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Doctors concerned about potential new surge after New Year's Eve gatherings

Health care workers hope Hoosiers play it safe Friday night.

INDIANAPOLIS — Doctors fear New Year's Eve celebrations could bring yet another COVID-19 surge, even as healthcare facilities struggle with unprecedented patient counts.

"There could be somebody at a hospital in Indianapolis doing CPR on an ICU COVID patient as the ball drops tonight, and you can imagine the toll that would have on the health care worker seeing all this play out, just wondering, you know, does anybody care anymore?" said Dr. Graham Carlos, executive medical director at Eskenazi Health.

Carlos said they just put two more COVID-positive patients on ventilators at Eskenazi. His harsh reality doesn't stop for a holiday.

"13 of the 20 patients I just saw had respiratory failure from COVID-19," said Carlos.

Beds are full in intensive care units at virtually every hospital right now. Even hospitals in neighboring states are requesting transfers because they're maxed out in critical care.

"I've gotten in the habit of asking the caller 'what call number was I for you?' and I've heard anywhere from ten up to 45 from a caller from Kentucky yesterday," Carlos said.

With omicron, there are a few more breakthrough cases happening, according to Carlos. Most of those have underlying lung conditions.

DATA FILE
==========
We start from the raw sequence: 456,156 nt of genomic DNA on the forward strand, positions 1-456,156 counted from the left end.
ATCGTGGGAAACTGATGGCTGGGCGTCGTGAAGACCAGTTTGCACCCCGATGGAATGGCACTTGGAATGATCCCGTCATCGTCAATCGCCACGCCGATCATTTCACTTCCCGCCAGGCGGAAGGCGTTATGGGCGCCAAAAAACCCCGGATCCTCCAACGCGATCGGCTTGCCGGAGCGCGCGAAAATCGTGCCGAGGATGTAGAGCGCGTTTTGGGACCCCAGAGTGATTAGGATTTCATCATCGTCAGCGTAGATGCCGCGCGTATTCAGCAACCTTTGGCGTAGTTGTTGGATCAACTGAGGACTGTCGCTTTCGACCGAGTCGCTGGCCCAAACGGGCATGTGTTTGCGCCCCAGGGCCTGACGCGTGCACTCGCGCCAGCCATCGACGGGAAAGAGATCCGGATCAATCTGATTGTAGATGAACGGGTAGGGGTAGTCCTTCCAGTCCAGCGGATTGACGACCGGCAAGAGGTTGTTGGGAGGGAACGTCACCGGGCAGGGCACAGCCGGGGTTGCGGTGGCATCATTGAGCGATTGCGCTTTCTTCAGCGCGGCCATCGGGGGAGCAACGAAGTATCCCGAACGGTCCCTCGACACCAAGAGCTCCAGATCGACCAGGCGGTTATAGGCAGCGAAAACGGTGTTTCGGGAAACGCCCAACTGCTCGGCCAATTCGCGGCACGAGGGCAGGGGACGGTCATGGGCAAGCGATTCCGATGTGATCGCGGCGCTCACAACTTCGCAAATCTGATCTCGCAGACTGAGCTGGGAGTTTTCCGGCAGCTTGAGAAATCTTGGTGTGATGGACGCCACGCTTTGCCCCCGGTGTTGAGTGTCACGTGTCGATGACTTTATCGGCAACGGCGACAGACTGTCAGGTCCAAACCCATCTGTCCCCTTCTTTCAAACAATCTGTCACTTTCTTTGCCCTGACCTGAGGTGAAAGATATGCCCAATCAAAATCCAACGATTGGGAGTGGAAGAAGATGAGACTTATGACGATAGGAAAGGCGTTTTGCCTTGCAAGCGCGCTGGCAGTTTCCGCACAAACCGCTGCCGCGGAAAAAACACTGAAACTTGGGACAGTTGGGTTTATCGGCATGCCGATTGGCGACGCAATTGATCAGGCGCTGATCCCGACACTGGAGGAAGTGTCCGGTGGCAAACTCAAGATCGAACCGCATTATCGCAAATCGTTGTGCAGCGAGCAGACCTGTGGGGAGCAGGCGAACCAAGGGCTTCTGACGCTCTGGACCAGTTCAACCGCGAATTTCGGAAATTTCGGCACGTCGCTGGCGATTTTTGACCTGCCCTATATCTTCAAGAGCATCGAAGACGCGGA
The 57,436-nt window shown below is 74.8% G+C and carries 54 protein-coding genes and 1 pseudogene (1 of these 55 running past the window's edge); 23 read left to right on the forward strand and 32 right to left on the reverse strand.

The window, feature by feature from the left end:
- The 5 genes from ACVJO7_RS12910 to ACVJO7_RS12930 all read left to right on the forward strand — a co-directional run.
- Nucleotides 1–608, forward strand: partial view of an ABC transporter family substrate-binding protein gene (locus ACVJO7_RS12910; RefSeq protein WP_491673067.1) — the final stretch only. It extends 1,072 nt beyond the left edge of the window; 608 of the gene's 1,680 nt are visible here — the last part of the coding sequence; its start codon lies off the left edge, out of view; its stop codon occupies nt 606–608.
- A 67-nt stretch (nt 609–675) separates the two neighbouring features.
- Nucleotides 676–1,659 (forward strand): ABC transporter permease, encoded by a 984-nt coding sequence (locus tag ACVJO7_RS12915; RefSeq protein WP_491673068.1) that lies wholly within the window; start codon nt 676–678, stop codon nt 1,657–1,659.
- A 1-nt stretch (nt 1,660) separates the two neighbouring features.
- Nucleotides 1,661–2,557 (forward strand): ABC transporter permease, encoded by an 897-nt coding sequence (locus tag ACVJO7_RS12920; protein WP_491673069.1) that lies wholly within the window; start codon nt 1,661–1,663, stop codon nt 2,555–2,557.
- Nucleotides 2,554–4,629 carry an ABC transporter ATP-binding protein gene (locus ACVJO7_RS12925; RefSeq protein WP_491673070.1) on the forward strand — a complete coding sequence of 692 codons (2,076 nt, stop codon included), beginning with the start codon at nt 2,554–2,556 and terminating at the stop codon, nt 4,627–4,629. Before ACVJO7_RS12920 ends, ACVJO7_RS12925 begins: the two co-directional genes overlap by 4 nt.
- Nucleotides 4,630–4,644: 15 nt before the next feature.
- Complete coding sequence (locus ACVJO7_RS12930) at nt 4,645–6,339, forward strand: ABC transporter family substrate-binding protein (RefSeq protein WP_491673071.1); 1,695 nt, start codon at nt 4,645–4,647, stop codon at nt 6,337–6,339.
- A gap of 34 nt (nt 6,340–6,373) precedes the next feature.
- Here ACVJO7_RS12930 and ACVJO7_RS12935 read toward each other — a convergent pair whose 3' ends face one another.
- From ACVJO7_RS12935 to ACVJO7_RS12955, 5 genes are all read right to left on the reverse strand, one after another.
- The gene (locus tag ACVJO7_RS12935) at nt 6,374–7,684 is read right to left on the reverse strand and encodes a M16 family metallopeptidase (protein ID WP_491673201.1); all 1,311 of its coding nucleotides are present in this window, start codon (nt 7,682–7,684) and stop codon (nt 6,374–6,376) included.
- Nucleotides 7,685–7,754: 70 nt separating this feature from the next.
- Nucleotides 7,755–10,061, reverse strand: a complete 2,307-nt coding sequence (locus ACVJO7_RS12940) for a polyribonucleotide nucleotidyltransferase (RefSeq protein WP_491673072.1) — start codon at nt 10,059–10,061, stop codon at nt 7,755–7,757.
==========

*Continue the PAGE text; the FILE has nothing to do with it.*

"We are seeing some breakthrough infections in vaccinated patients," said Carlos. "I have yet to see a breakthrough infection in a vaccinated-plus-boosted patient."

RELATED: State’s COVID-19 cases lower than actual number as at-home tests go unreported

That booster, experts say, is key in protecting you from getting seriously sick. And heading into a crowd-centric weekend - a Colts game and New Year's celebrations - Carlos says wear a mask, try to social distance and, for some, skip the parties altogether.

RELATED: Indy-area hospitals launch campaign telling public they're at breaking point

"If you live with somebody who's immuno-suppressed or older and at risk for severe disease, this new strain omicron is so incredibly contagious that your risk of getting it and giving it to someone you care about is high," Carlos said. "So you want to avoid those situations."

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